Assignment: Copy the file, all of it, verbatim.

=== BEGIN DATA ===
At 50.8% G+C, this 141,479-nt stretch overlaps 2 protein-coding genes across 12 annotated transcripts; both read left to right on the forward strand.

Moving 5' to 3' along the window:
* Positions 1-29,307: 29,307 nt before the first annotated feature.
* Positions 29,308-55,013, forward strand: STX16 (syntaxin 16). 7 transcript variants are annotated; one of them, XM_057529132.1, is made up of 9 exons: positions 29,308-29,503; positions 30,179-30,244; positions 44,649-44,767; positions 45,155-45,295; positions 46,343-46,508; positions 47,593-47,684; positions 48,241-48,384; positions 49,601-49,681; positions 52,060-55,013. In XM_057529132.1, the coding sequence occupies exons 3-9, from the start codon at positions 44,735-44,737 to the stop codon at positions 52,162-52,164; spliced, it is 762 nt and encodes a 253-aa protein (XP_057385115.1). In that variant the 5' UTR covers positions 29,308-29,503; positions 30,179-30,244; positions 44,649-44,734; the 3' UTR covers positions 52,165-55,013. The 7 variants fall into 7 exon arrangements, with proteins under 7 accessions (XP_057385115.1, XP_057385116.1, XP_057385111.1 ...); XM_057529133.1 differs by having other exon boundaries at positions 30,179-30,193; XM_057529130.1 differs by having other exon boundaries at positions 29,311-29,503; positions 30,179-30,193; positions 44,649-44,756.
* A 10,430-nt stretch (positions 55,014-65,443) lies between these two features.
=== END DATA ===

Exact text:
At 50.8% G+C, this 141,479-nt stretch overlaps 2 protein-coding genes across 12 annotated transcripts; both read left to right on the forward strand.

Moving 5' to 3' along the window:
* Positions 1-29,307: 29,307 nt before the first annotated feature.
* Positions 29,308-55,013, forward strand: STX16 (syntaxin 16). 7 transcript variants are annotated; one of them, XM_057529132.1, is made up of 9 exons: positions 29,308-29,503; positions 30,179-30,244; positions 44,649-44,767; positions 45,155-45,295; positions 46,343-46,508; positions 47,593-47,684; positions 48,241-48,384; positions 49,601-49,681; positions 52,060-55,013. In XM_057529132.1, the coding sequence occupies exons 3-9, from the start codon at positions 44,735-44,737 to the stop codon at positions 52,162-52,164; spliced, it is 762 nt and encodes a 253-aa protein (XP_057385115.1). In that variant the 5' UTR covers positions 29,308-29,503; positions 30,179-30,244; positions 44,649-44,734; the 3' UTR covers positions 52,165-55,013. The 7 variants fall into 7 exon arrangements, with proteins under 7 accessions (XP_057385115.1, XP_057385116.1, XP_057385111.1 ...); XM_057529133.1 differs by having other exon boundaries at positions 30,179-30,193; XM_057529130.1 differs by having other exon boundaries at positions 29,311-29,503; positions 30,179-30,193; positions 44,649-44,756.
* A 10,430-nt stretch (positions 55,014-65,443) lies between these two features.